Lola Montez: A Life

by Bruce Seymour
Yale University Press, 468 pp., $30.00

Lola Montez was caustic about the biographies that accumulated in her lifetime, accusing them of bearing no more resemblance to her than to the man in the moon. The inaccurate biographies continued after her death in New York in 1861. Typical is Edmund B. d’Auvergne’s account, published in London in 1909, of the Spanish dancer who caused the abdication of a besotted King Ludwig I of Bavaria. It is fulsomely lubricious, in the Edwardian mode. He depicts her as the last of the long and illustrious line of women, including Aspasia and Cleopatra, before whom kings bent the knee in homage. There’s a sense of male complicity in his description of Lola as “a splendid animal, always doing what she wished to do.”

Even Lola Montez’s latest biographer, Bruce Seymour, seems a little more sexually partial than he should be. He admits, in a coy confession in his preface, that his friends now see him as Lola’s final victim, “seduced by charms that transcend time.” But in spite of (or because of) Bruce’s obvious emotional involvement with the castanet-clicking, pistol-packing Lola, this is the first biography that benefits from systematic professional research. Seymour, a lawyer and nineteenth-century scholar, has discovered in the King Ludwig I Archive in the Bavarian State Library some of the most fascinating records of European royal intrigue to emerge in recent years.

Not least of his achievements in this excellent biography has been in unraveling the lies and the disguises of that queen of obfuscation, Montez herself. The beautiful Spaniard Donna Maria Dolores de Porris y Montez made her debut on June 3, 1843, at Her Majesty’s Theatre in London. She wore a tight black velvet bodice, a swishing red, blue, and purple skirt, and a long black lace mantilla, and performed a quasi-Spanish dance, “El Oleano,” sandwiched between acts of Rossini’s Barber of Seville.

Lola Montez was not Spanish. She was born in southern Ireland. Her dancing techniques had been acquired only a few months before her inaugural performance from a Spanish dancing master based in London, bolstered by a short visit to Cadiz. Already the hissing was beginning. When it came to hissing Lola Montez would develop the hide of a rhinoceros. Gentlemen in the audience, recognizing the real Lola, complained to the management that this was not the tragic widow of Don Diego Leon, the rebel hero who had died in an attempted putsch against the oppressive Spanish court, but the notorious divorcée Mrs. James.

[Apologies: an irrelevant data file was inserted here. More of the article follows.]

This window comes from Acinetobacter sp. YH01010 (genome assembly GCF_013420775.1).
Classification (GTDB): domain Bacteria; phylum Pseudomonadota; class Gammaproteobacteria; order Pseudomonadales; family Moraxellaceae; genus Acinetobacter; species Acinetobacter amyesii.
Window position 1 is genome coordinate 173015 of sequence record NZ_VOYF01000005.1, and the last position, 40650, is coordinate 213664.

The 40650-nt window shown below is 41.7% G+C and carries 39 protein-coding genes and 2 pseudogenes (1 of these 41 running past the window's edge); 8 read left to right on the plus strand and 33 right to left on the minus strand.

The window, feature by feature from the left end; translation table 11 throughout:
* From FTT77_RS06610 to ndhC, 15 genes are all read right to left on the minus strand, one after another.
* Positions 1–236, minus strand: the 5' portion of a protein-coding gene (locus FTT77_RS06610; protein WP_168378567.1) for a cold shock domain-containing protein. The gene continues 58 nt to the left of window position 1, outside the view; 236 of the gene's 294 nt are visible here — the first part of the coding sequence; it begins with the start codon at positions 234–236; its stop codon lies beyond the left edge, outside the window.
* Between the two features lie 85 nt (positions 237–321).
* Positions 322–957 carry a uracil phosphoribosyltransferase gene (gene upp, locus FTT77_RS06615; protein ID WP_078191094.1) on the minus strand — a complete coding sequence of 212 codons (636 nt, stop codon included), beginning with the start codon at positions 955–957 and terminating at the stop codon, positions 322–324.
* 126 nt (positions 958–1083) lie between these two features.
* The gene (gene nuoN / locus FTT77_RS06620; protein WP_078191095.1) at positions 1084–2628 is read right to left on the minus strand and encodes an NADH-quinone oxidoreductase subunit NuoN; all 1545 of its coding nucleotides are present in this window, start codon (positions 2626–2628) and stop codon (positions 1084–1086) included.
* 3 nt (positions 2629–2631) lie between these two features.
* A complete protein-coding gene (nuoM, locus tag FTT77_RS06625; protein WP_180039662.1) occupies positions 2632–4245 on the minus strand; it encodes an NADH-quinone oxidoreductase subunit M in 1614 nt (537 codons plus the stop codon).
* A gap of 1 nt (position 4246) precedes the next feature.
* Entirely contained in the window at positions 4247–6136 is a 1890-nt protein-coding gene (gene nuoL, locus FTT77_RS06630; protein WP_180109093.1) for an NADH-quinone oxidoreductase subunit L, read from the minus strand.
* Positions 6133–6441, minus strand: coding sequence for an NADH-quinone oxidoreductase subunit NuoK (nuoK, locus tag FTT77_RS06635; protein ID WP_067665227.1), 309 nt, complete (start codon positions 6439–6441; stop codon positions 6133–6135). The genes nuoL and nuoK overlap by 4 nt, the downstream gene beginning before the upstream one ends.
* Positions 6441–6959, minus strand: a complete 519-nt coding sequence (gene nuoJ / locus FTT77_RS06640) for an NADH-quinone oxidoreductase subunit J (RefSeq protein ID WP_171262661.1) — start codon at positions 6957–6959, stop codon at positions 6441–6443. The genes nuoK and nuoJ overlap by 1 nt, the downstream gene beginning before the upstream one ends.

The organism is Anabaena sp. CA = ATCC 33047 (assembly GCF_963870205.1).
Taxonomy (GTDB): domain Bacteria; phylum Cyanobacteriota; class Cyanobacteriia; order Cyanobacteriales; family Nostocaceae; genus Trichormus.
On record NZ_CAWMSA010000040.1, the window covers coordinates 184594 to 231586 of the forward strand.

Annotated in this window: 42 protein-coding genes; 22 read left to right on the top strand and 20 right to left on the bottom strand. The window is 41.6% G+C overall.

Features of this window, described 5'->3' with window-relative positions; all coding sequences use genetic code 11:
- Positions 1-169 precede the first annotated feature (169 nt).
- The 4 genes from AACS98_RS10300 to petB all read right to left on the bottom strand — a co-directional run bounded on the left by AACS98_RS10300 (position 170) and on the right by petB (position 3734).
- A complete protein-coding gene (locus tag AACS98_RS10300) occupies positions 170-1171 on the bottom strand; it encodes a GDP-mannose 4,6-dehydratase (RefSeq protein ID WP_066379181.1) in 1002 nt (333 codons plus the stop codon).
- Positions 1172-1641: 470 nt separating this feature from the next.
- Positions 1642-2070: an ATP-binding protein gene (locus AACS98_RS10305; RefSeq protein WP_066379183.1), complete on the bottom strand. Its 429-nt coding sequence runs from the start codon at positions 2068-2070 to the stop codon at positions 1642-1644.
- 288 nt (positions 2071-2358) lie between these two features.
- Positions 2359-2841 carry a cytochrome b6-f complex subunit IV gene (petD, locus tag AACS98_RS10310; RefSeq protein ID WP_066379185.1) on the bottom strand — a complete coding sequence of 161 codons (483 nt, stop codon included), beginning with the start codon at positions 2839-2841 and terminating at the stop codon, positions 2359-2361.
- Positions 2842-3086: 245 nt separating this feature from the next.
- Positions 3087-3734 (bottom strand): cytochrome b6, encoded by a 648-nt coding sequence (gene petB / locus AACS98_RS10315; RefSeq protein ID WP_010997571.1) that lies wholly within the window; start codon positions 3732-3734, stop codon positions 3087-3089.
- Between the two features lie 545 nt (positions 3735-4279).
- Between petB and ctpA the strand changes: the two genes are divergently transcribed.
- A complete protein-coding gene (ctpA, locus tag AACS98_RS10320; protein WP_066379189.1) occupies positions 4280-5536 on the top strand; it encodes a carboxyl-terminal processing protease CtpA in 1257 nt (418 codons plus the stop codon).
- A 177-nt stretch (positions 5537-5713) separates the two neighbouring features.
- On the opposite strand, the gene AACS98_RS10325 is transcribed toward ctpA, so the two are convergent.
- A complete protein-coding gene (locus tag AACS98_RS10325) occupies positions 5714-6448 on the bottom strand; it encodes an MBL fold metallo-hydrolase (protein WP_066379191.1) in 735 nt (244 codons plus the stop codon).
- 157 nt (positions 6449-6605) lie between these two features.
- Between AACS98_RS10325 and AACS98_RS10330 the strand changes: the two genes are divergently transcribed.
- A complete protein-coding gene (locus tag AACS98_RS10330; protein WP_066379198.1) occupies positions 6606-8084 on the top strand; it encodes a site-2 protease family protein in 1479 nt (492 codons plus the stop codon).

Does Seymour quite comprehend the Irish gift for fabrication? Lola turned Irish blarney into a fine art. She was born Eliza Gilbert. Her mother, herself the illegitimate daughter of a prominent Cork family, was pregnant when she married in Christ Church, Cork, at the age of fourteen. Eliza’s father was an ensign in the British army, a handsome boyish figure with light-blond side whiskers and an elegant moustache. Parade-ground trimness was always to excite her. Two of her husbands, and several of her lovers, were personable British…

This is exclusive content for subscribers only.
Get unlimited access to The New York Review for just $1 an issue!

View Offer

Continue reading this article, and thousands more from our archive, for the low introductory rate of just $1 an issue. Choose a Print, Digital, or All Access subscription.

If you are already a subscriber, please be sure you are logged in to your account.